By Alan Anderson
The present discussion of the use of eminent domain by the city commission has centered on whether to use this power beyond that for such public purposes as roads, parks, and buildings. This debate needs to take special account of the interests of the citizens most directly affected.
These interests were expressed in the amicus brief submitted in the recent Supreme Court case by a number of groups including the AARP, the National Association for the Advancement of Colored People, the Southern Christian Leadership Conference, and the Hispanic Alliance of Atlantic County.
This brief makes three points: first, that the power of eminent domain historically has been used to target racial and ethnic minorities; second, that takings of property for economic development will disproportionately affect neighborhoods with high concentrations of racial and ethnic minorities and the elderly; and third, that the economic impact of eminent domain on these groups is greater, even different in kind, from its impact on other groups, in part because of the difficulty of these groups in finding adequate replacement housing.
The brief provides extensive documentation for each of these points. According to one report, “between 1949 and 1963, sixty-three percent of all the families displaced by urban renewal were non-white.” In 2004 another scholar estimated that 1,600 African-American neighborhoods had been destroyed by the use of eminent domain to build highways and housing projects.
These concerns are particularly relevant here in Bowling Green, where the city wiped out one African American neighborhood, Jonesville, for the sake of a new WKU football stadium; reduced another black neighborhood, Shake Rag, to half its former size in order to build The Medical Center; and now threatens all but a few blocks of the remainder in the name of downtown redevelopment. The effect of each of these actions has been to reduce the number of affordable housing units in Bowling Green.
The city commission may have left the door open to the broader use of eminent domain in downtown development by the phrase they included in the first reading of the ordinance, “public works.” Surely the redevelopment of a “blighted area” qualifies as a “public work.” Under Kentucky law, eminent domain may be used to clear and redevelop blighted areas. Economic development as a means of removing blight distinguishes our situation from that addressed by the Supreme Court where economic development as an end was the issue.
Therefore, while I personally favor the broader use of eminent domain in downtown redevelopment because I think it is good for the citizens of Bowling Green as a whole, my support comes with a big if – if, and only if, the interests of the present residents of the Downtown Redevelopment District are most strongly protected.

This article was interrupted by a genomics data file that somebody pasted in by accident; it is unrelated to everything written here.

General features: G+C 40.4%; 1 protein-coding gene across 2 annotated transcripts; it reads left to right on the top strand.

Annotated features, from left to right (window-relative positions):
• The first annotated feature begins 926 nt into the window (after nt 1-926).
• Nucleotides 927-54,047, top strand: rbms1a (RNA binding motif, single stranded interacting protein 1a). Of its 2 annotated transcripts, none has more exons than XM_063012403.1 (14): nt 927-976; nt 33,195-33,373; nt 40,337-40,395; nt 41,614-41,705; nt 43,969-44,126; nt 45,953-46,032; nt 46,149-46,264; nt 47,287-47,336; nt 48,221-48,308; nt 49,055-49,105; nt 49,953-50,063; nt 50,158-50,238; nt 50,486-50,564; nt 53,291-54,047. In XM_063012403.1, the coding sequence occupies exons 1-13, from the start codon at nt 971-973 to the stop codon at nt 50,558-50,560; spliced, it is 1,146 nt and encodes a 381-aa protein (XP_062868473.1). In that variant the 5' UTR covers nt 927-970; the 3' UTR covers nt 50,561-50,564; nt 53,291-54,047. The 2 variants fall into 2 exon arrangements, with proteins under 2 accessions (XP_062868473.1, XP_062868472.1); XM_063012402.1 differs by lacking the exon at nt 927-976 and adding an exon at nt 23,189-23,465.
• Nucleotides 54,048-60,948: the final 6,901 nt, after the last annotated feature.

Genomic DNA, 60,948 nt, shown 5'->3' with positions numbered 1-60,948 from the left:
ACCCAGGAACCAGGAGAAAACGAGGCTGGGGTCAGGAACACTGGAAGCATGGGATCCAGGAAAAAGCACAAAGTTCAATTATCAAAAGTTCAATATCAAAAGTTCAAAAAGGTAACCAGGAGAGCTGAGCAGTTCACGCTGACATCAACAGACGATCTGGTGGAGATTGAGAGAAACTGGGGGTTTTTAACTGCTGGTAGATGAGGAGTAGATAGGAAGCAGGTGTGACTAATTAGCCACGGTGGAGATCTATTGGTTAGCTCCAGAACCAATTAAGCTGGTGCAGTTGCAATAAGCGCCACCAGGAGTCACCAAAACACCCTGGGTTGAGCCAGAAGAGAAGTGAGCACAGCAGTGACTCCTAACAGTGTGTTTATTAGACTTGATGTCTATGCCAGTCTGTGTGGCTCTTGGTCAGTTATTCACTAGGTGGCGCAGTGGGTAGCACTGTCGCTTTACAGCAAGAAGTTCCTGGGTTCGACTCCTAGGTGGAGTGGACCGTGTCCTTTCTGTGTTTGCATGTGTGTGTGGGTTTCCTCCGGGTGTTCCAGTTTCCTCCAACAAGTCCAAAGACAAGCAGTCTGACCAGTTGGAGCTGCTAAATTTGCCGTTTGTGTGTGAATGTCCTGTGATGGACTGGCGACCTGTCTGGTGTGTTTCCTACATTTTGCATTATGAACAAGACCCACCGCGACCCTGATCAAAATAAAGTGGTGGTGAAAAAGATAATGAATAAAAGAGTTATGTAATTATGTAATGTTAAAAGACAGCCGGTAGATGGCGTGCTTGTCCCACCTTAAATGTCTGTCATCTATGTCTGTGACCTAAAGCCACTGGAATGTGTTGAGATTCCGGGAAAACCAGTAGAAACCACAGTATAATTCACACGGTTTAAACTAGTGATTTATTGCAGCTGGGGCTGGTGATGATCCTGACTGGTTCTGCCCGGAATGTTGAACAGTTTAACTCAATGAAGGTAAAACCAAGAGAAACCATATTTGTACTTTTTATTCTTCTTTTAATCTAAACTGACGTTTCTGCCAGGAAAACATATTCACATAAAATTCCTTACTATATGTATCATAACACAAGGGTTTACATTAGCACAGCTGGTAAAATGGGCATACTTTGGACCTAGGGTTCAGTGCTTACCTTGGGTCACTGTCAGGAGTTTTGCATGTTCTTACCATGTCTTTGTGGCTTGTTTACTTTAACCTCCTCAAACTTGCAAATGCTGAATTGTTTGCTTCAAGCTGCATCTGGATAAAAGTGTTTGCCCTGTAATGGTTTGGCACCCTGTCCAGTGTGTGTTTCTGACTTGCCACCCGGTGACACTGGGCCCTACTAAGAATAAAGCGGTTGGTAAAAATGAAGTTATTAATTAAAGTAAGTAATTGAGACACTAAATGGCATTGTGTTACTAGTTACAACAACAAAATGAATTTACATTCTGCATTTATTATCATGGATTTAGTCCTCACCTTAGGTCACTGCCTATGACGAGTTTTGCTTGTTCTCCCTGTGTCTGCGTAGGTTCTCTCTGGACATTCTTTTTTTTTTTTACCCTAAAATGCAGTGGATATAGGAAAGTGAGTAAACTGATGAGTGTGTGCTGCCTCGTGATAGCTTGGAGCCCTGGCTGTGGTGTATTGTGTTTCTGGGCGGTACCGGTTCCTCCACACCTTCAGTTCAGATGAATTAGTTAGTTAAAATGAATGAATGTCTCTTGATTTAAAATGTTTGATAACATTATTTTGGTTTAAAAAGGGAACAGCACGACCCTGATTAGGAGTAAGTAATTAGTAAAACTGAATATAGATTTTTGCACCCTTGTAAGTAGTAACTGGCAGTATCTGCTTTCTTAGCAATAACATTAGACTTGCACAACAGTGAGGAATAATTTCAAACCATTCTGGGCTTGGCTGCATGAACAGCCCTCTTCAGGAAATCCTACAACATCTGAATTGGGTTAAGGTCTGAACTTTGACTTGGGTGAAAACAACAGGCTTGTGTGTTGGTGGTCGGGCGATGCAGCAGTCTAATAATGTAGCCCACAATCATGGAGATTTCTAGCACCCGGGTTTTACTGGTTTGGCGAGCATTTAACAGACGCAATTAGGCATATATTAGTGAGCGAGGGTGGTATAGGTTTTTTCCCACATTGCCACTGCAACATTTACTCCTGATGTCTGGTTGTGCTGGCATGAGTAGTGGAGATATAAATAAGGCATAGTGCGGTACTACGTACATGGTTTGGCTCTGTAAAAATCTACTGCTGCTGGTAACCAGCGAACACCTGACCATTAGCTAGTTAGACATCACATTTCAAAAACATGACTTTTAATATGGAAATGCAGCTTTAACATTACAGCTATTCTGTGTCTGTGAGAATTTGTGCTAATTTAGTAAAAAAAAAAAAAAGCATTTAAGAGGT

Our religious and political traditions have always affirmed, even favored, the rights of our minorities. Now, and especially in light of our past history, our city commission has the opportunity to go the extra mile in respecting the property rights and interests of minorities and the elderly when they conflict with the city’s public interest.
The city can do this in two ways. First and most immediately, the city should exercise its eminent domain powers only in the most judicious, limited and generous manner.
Second and in the long term, the city should make a major commitment to increase the supply of affordable housing in Bowling Green. Mayor Elaine Walker’s recent efforts to facilitate the purchase of affordable housing are most commendable.
But the more basic problem is the supply of affordable housing. People cannot purchase housing units that do not exist. By the city’s own estimate, we are some 4,000 units short in meeting the demand for affordable housing. The result is that poorer families among us pay 40 percent and 50 percent of their household budgets for housing that it is frequently, at best, marginally livable. Minority, ethnic and elderly households are overrepresented in this group.
I have addressed this issue publicly and proposed solutions for it. I will not repeat that discussion here. Those who are interested will find it in the “Public Presentations” section of the Community Research Service home page at:
Bowling Green Daily News: www.bgdailynews.com
Dr. Alan Anderson is professor and former head of the Department of Philosophy and Religion at Western Kentucky University. A participant in the civil rights movement, he worked with Dr. King in Albany, Ga., and Chicago and is coauthor of the prize-winning “Confronting the Color Line: The Broken Promise of the Civil Rights Movement in Chicago.” The Community Research Service publishes his students’ papers on social ethical issues in the metropolitan development of Bowling Green and Warren County.